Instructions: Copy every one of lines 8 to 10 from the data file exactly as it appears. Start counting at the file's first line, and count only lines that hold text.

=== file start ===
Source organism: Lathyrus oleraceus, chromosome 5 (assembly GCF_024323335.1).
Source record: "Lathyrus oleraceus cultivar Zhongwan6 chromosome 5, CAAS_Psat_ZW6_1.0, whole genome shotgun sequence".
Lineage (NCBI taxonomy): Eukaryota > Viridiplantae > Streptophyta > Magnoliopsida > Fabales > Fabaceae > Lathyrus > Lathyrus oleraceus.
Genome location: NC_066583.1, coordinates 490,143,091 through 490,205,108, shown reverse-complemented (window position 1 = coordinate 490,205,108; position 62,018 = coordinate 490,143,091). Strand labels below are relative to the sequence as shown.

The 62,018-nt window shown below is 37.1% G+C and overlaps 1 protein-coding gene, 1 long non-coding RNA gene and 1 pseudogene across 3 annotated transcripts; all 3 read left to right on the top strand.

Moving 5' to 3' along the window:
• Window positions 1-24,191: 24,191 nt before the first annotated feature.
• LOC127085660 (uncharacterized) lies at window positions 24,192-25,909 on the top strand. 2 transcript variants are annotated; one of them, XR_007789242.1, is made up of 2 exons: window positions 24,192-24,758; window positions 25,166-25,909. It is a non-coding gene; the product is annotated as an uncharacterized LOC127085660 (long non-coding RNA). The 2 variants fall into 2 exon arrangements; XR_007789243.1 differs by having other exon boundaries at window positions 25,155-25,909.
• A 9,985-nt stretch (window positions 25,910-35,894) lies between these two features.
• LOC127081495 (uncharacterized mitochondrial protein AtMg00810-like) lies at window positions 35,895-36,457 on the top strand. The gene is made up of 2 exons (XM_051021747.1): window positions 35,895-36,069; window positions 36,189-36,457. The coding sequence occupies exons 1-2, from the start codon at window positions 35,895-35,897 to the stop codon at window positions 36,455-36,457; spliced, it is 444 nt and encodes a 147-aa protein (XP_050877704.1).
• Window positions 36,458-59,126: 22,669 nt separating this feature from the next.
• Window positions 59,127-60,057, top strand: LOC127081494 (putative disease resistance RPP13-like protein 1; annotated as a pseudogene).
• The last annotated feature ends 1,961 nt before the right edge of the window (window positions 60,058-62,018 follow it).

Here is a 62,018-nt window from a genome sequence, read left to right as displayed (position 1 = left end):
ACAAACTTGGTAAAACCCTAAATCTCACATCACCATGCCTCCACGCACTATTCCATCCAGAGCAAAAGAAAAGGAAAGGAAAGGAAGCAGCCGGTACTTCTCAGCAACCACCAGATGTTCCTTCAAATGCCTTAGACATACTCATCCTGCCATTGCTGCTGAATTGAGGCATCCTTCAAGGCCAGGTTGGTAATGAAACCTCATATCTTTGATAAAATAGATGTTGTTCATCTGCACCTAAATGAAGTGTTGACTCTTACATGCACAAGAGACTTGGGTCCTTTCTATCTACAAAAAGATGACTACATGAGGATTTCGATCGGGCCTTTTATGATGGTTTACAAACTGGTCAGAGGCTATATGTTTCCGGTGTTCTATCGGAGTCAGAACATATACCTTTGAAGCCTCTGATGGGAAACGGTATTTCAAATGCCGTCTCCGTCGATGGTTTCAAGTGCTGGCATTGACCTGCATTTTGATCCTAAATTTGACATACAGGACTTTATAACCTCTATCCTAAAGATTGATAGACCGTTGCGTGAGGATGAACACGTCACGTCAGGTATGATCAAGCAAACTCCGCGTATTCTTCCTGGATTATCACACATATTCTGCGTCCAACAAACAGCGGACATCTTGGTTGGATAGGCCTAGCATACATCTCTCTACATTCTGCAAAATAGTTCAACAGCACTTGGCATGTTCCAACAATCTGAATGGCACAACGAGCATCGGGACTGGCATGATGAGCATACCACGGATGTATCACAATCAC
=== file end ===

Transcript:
• LOC127085660 (uncharacterized) lies at window positions 24,192-25,909 on the top strand. 2 transcript variants are annotated; one of them, XR_007789242.1, is made up of 2 exons: window positions 24,192-24,758; window positions 25,166-25,909. It is a non-coding gene; the product is annotated as an uncharacterized LOC127085660 (long non-coding RNA). The 2 variants fall into 2 exon arrangements; XR_007789243.1 differs by having other exon boundaries at window positions 25,155-25,909.
• A 9,985-nt stretch (window positions 25,910-35,894) lies between these two features.
• LOC127081495 (uncharacterized mitochondrial protein AtMg00810-like) lies at window positions 35,895-36,457 on the top strand. The gene is made up of 2 exons (XM_051021747.1): window positions 35,895-36,069; window positions 36,189-36,457. The coding sequence occupies exons 1-2, from the start codon at window positions 35,895-35,897 to the stop codon at window positions 36,455-36,457; spliced, it is 444 nt and encodes a 147-aa protein (XP_050877704.1).